Thursday, November 03, 2005
Bizarro Robin Hoods: Republicans Rob the Poor to Pay the Rich.
Committees scramble to assemble $50B in budget cuts
WASHINGTON (AP) -- House Republicans voted to cut student loan subsidies, child support enforcement and aid to firms hurt by unfair trade practices as various committees scrambled to piece together $50 billion in budget cuts.
More politically difficult votes -- to cut Medicaid, food stamps and farm subsidies -- were on tap Thursday as more panels weigh in on the bill.
It was originally intended to cut $35 billion in spending over five years, but after pressure from conservatives, GOP leaders directed committees to cut another $15 billion to help pay the cost of hurricane recovery.
President Bush met with House and Senate GOP leaders and said he was pleased with the progress.
He also appeared to endorse a plan by House Speaker Dennis Hastert for an across-the-board cut in agency budgets, perhaps including the Pentagon, by the end of the year.
"I encourage Congress to push the envelope when it comes to cutting spending," Bush said.
Dozens of issues are at play as Republicans in both the House and Senate cobble together the sprawling budget bill.
The measure is the first in eight years to take aim at the automatic growth of federal spending programs such as Medicaid and Medicare.
In the Senate, the Budget Committee voted along party lines to bundle together the work of eight legislative committees into a bill that will be debated next week by the full Senate.
The Congressional Budget Office said the Senate measure would save $39 billion over five years -- $4 billion more than the budget passed last spring.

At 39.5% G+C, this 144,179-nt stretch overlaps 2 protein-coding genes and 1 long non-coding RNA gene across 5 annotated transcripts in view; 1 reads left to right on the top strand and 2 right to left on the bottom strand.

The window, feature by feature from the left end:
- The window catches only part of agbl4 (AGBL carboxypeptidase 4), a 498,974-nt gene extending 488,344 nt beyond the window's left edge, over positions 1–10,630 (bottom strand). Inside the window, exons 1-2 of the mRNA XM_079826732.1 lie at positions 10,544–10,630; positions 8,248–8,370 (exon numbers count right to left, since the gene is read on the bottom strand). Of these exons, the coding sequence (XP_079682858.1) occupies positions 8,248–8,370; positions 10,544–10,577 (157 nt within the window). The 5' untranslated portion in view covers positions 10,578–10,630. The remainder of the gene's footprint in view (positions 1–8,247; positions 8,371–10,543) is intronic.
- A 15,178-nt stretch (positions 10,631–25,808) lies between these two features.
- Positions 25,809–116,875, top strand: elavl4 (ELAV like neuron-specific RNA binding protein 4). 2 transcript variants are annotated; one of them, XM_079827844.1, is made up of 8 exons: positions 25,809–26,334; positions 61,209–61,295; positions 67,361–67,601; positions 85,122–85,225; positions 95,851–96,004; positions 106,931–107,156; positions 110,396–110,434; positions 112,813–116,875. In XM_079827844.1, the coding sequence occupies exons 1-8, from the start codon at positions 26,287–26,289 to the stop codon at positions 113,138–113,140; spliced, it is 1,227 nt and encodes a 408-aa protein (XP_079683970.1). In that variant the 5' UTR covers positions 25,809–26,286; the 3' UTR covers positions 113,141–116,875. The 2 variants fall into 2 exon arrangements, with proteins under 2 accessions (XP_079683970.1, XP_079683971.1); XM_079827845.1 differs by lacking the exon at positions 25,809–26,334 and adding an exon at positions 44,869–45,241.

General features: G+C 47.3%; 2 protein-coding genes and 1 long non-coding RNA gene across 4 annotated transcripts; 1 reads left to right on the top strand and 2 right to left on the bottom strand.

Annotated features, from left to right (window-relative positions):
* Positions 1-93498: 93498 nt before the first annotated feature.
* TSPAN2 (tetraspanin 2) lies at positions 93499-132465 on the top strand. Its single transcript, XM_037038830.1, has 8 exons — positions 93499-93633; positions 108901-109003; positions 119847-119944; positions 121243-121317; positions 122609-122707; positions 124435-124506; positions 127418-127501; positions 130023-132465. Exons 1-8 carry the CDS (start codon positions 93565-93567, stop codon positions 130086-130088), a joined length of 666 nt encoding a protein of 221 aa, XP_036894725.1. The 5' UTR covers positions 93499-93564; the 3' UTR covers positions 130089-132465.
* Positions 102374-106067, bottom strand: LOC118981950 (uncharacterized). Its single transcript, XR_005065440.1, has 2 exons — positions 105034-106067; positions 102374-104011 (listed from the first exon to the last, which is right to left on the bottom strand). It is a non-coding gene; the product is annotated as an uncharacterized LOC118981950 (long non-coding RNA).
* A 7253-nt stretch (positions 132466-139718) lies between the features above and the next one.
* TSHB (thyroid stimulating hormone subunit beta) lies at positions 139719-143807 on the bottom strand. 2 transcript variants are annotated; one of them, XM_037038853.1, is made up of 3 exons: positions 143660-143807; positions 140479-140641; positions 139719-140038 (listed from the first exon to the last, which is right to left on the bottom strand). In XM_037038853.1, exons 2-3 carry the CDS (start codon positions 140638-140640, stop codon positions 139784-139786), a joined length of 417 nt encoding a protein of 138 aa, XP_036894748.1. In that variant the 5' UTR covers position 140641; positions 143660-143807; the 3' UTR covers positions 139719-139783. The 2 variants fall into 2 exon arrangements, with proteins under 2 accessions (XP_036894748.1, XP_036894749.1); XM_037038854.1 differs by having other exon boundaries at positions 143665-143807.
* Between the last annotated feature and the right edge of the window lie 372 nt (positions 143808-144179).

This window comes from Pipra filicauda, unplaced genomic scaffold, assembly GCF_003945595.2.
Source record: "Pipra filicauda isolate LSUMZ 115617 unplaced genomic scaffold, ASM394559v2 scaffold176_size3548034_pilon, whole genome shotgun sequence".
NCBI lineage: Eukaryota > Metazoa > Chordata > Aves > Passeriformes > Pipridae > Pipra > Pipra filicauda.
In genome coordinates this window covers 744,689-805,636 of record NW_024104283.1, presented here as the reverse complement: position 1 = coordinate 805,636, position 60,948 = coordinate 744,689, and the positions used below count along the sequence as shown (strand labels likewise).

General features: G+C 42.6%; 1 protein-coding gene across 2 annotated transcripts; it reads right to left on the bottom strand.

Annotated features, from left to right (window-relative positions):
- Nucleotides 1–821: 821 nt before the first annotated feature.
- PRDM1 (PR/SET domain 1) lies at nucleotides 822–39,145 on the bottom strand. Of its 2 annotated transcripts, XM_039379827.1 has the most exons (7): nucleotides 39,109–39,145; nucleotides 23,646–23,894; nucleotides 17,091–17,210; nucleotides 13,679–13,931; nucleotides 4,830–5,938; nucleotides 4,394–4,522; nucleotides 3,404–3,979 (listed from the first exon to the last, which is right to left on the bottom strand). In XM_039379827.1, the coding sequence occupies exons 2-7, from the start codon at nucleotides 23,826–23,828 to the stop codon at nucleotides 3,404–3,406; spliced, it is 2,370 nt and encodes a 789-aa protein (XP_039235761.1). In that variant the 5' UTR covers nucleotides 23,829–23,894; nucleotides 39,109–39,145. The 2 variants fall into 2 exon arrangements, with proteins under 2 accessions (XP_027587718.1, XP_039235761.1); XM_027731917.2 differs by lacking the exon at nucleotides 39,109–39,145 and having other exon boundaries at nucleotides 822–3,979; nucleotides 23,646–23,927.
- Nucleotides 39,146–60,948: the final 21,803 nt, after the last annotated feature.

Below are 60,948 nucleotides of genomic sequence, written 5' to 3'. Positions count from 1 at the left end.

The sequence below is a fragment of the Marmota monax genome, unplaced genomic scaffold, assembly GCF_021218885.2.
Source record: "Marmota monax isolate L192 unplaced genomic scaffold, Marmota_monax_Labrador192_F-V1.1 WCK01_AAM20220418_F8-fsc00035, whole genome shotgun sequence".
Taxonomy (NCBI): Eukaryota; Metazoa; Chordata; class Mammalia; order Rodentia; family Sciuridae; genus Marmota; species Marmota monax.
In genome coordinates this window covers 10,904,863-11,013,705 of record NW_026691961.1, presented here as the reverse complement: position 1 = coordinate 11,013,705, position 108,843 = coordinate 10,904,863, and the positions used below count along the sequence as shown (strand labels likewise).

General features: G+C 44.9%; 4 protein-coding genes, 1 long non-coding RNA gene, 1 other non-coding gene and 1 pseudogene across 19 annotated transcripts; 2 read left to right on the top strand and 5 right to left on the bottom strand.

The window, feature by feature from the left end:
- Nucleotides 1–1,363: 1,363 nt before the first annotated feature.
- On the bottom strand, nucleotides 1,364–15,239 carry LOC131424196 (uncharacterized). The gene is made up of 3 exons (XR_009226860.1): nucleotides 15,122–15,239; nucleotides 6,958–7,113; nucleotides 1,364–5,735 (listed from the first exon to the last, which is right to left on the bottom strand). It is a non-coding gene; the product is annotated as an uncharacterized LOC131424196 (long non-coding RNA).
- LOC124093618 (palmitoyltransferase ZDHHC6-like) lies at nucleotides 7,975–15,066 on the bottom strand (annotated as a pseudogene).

Pressed to produce more savings than the Senate, House committees took more political chances in drafting the $50 billion House plan, which has become a rallying point for the GOP's conservative wing and its anxiety about hurricane relief worsening the deficit.
The House Education and the Workforce panel, for example, was told to generate $18 billion in savings over five years.
On Wednesday it approved squeezing lenders in the student loan program and raising premiums to employers for government insurance of their employees' and retirees' pension benefits.
'Raid on student aid'
It also imposes new fees on students who default on loans or consolidate them and higher fees on parents who borrow on behalf of their college-age children. California Rep. George Miller, the senior Democrat on the panel, called the package a "raid on student aid."
The Ways and Means Committee approved on a party-line vote a plan by its chairman, Rep. Bill Thomas, R-California, with so many difficult-to-swallow provisions that lawmakers and aides whispered about whether the intent was to make it hard for GOP leaders to win its passage in the full House.
It includes $3.8 billion in cuts to child support enforcement. Rep. Earl Pomeroy, D-North Dakota, charged that Republicans were appealing to the "constituency of deadbeat dads."
The bill also would tighten eligibility standards for foster care assistance in nine states and delay some lump-sum payments to very poor and elderly beneficiaries of Social Security's Supplemental Security Income program.
"It was abundantly clear that Thomas didn't want to do this stuff," said an aide to a Ways and Means Republican who spoke on condition of anonymity but cited meetings that occurred behind the scenes.
House GOP leaders this month directed Thomas to produce $8 billion in savings, eight times the original target he was assigned.
The Ways and Means plan also would eliminate payments to industries harmed by unfair foreign trade practices. Those payments come from the proceeds of duties on foreign goods "dumped" into the U.S. market.
The House Resources Committee approved a controversial plan to raise $2.4 billion in lease revenues by permitting oil drilling in the Arctic National Wildlife Refuge.
Minority Democrats opposed virtually everything that was done, saying Wednesday's actions are part of a broader GOP budget blueprint that also calls for $106 billion in new tax cuts over the next five years.
"They are targeting programs for poor people to pay for tax cuts for rich people," said Rep. David Obey, D-Wisconsin. Once those tax cuts are passed, Obey added, deficits will be increasing again.